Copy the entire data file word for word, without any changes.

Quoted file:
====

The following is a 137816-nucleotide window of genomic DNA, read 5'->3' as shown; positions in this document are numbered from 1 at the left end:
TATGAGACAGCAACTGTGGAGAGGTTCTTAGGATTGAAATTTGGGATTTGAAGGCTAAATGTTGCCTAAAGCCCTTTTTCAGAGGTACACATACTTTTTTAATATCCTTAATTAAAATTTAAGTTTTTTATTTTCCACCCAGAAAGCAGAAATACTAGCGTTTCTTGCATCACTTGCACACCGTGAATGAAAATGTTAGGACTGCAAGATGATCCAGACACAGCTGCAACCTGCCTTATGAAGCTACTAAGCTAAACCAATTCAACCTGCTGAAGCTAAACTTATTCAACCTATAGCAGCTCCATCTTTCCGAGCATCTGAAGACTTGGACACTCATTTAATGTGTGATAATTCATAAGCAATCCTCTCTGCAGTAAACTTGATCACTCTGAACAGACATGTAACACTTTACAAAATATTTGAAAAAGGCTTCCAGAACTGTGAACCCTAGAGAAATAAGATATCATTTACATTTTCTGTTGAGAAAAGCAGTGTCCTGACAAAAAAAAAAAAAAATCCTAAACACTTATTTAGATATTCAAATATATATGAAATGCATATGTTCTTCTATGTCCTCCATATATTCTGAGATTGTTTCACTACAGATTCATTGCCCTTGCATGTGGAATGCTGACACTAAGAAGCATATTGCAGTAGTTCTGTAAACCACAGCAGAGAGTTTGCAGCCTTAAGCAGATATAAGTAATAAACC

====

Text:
The following is a 137816-nucleotide window of genomic DNA, read 5'->3' as shown; positions in this document are numbered from 1 at the left end:
TATGAGACAGCAACTGTGGAGAGGTTCTTAGGATTGAAATTTGGGATTTGAAGGCTAAATGTTGCCTAAAGCCCTTTTTCAGAGGTACACATACTTTTTTAATATCCTTAATTAAAATTTAAGTTTTTTATTTTCCACCCAGAAAGCAGAAATACTAGCGTTTCTTGCATCACTTGCACACCGTGAATGAAAATGTTAGGACTGCAAGATGATCCAGACACAGCTGCAACCTGCCTTATGAAGCTACTAAGCTAAACCAATTCAACCTGCTGAAGCTAAACTTATTCAACCTATAGCAGCTCCATCTTTCCGAGCATCTGAAGACTTGGACACTCATTTAATGTGTGATAATTCATAAGCAATCCTCTCTGCAGTAAACTTGATCACTCTGAACAGACATGTAACACTTTACAAAATATTTGAAAAAGGCTTCCAGAACTGTGAACCCTAGAGAAATAAGATATCATTTACATTTTCTGTTGAGAAAAGCAGTGTCCTGACAAAAAAAAAAAAAAATCCTAAACACTTATTTAGATATTCAAATATATATGAAATGCATATGTTCTTCTATGTCCTCCATATATTCTGAGATTGTTTCACTACAGATTCATTGCCCTTGCATGTGGAATGCTGACACTAAGAAGCATATTGCAGTAGTTCTGTAAACCACAGCAGAGAGTTTGCAGCCTTAAGCAGATATAAGTAATAAACC